Tate Britain: If you patronise Lowry, you patronise generations of urban Britons

The affection for Lowry has less to do with style, and much more to do with the familiarity of his subject matter to very many Britons of a certain age

Share

The press release that  heralded the country’s first major Lowry exhibition at Tate Britain was a classic.

It positively dripped with (oh so restrained) condescension. The word “reassess” occurred more than necessary and the artist himself was not only defined by his day job (rent-collector), but described as “much-loved” – ie popular, downmarket, not one for the cognoscenti. It says a great deal, I think, that the exhibition, which opened a couple of weeks ago to some equally sniffy reviews (including mention of clumsy brushstrokes that you can now see close-up) is curated by two American art historians. A prophet not without honour, save in his own country. 

Well, having gone to the exhibition earlier this week, I can confirm the experts’ worst fears. Even on a Monday there were a great many people, including quite a few I would guess who had come up to London specially. I can also confirm that they were loving it. “If he were around now, he’d be painting Canary Wharf,” someone commented. A striking number delighted in the remembered cityscapes of their childhood. Someone wrote in the visitors’ book that he’d gone to Daisy Nook fair as a boy.

By including works by artists who might have influenced Lowry, including his teacher, the curators have tried to add an instructive spin. But it was the Lowrys people had come to see, and there was a feast of them. Some, it must be said, cruder in their brushwork than others, but many delicate and intense. I happen to like primitive and naïve painting, but I grant it’s not for all.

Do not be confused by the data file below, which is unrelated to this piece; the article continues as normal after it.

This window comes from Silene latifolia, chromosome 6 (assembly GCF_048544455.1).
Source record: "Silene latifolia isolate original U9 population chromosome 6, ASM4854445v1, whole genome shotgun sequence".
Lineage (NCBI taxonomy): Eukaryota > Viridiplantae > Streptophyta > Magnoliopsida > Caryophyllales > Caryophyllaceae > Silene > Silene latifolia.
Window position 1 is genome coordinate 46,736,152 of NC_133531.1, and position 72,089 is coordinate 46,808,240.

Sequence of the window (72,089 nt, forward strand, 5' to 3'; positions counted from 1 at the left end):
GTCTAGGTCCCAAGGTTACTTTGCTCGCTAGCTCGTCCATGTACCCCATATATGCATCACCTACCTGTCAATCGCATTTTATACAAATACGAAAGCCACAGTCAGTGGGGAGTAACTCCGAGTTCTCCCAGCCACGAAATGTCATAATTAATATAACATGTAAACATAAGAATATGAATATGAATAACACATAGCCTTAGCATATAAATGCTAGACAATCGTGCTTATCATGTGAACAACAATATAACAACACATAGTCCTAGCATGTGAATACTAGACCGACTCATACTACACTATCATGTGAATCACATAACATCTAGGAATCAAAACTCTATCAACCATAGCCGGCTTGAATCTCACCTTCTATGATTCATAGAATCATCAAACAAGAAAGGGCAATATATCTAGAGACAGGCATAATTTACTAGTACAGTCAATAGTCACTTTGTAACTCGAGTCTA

Watching the gallery-goers, it seemed to me, though, that the affection for Lowry has less to do with style – except in so far as it is so accessible – and much more to do with the familiarity of his subject matter to very many Britons of a certain age. We recognise the Englishness of Constable and Turner, while consigning them to a romantic past. Lowry, too, is now a painter of the past, but a real past that speaks of what, deep down, we know.

Often, Britons seem shy about signing visitors’ books. Not here. I flicked through pages crammed with ecstatic comments. Someone said the exhibition was so much more satisfactory than that in the actual Lowry gallery in Salford. Someone said it was a pity “we had to wait so long” for the first national Lowry exhibition. And someone else seemed to sum up it all up, writing “lest we forget”. 

Bye, David, don’t forget Iraq

It’s uncharitable to say this, I know, just as David Miliband leaves the country to start a new life in New York, but I can’t help finding him deeply irritating. Rarely more so than in his other valedictory appearance – not his TV love-in with Andrew Marr, but the lecture he gave as this year’s Ditchley Foundation speaker.

This was, for the most part, a disquisition on military intervention, and he managed at once to assess the “overall reckoning” for the Afghanistan and Iraq interventions as “strongly negative” and to present himself as a mere bystander, whose only role was “seeking to bring those conflicts to a close”. I suppose you could say that.

But was the pre-Foreign Secretary Miliband not a close adviser to Tony Blair at the heart of New Labour? Did he not troop into the lobby in support of the Iraq invasion? And do those two facts not require acknowledgement and just maybe some humility?

m.dejevsky@independent.co.uk

React Now

Latest stories from i100
Have you tried new the Independent Digital Edition apps?
iJobs Job Widget
iJobs General

Austen Lloyd: Commercial Property Lawyer - Cheshire

Excellent Salary: Austen Lloyd: CHESHIRE MARKET TOWN - An exciting and rare o...

Austen Lloyd: Residential Property Solicitor - Hampshire